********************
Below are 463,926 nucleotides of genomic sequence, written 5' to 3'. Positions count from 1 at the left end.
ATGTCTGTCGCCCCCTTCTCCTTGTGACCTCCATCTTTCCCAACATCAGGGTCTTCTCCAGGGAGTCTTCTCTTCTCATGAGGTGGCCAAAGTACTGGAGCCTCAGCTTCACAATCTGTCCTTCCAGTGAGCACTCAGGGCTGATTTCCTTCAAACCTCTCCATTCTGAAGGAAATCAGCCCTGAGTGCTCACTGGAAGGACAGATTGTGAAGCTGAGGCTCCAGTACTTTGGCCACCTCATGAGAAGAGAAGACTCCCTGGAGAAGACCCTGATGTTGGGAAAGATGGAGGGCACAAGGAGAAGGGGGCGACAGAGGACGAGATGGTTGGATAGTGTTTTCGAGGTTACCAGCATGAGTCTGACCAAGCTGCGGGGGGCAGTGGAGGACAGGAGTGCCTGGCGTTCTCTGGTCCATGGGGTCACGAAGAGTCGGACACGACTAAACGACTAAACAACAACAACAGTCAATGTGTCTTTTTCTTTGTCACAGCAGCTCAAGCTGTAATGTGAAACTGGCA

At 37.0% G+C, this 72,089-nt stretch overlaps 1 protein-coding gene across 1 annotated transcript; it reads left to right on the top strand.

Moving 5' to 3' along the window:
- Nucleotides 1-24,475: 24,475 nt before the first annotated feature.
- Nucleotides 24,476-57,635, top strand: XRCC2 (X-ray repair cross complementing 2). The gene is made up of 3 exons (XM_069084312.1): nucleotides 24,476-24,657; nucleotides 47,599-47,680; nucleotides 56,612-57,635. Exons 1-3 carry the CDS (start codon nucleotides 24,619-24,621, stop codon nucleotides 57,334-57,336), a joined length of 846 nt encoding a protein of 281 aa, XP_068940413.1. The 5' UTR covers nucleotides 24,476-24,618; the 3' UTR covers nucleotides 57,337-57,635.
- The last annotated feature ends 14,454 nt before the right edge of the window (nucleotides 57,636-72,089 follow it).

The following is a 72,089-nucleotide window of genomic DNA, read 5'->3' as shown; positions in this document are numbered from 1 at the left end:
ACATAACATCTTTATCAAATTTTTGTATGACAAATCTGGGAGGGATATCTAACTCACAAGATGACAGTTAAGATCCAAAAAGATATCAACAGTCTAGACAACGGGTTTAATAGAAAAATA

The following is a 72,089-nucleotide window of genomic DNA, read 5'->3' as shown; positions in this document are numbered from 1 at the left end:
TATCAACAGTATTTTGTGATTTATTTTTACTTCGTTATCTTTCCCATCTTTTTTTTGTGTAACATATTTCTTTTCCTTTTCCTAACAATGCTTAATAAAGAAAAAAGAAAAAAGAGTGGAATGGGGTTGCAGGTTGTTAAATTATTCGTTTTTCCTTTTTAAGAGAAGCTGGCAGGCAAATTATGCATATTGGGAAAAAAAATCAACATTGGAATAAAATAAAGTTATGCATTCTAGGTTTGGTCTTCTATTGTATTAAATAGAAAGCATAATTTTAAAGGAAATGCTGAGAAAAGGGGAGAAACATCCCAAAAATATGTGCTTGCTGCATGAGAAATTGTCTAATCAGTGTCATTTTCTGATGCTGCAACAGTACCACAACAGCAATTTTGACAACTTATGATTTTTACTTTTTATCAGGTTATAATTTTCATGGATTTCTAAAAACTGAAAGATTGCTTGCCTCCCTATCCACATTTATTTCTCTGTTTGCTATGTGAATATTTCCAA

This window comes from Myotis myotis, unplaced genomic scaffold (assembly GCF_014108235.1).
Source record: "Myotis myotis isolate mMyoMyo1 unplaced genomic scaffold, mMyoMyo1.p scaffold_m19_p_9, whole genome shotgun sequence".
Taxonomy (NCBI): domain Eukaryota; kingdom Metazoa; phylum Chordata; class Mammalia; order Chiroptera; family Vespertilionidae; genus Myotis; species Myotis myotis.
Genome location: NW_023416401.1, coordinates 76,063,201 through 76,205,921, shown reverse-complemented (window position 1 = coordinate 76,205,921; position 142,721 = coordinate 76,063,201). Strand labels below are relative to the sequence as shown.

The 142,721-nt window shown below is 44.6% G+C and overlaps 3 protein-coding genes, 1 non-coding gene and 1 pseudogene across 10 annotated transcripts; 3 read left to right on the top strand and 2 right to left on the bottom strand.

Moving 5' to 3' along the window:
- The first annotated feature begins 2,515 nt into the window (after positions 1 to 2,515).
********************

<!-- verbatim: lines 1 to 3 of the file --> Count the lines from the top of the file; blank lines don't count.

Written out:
Below are 463,926 nucleotides of genomic sequence, written 5' to 3'. Positions count from 1 at the left end.
ATGTCTGTCGCCCCCTTCTCCTTGTGACCTCCATCTTTCCCAACATCAGGGTCTTCTCCAGGGAGTCTTCTCTTCTCATGAGGTGGCCAAAGTACTGGAGCCTCAGCTTCACAATCTGTCCTTCCAGTGAGCACTCAGGGCTGATTTCCTTCAAACCTCTCCATTCTGAAGGAAATCAGCCCTGAGTGCTCACTGGAAGGACAGATTGTGAAGCTGAGGCTCCAGTACTTTGGCCACCTCATGAGAAGAGAAGACTCCCTGGAGAAGACCCTGATGTTGGGAAAGATGGAGGGCACAAGGAGAAGGGGGCGACAGAGGACGAGATGGTTGGATAGTGTTTTCGAGGTTACCAGCATGAGTCTGACCAAGCTGCGGGGGGCAGTGGAGGACAGGAGTGCCTGGCGTTCTCTGGTCCATGGGGTCACGAAGAGTCGGACACGACTAAACGACTAAACAACAACAACAGTCAATGTGTCTTTTTCTTTGTCACAGCAGCTCAAGCTGTAATGTGAAACTGGCA

At 37.0% G+C, this 72,089-nt stretch overlaps 1 protein-coding gene across 1 annotated transcript; it reads left to right on the top strand.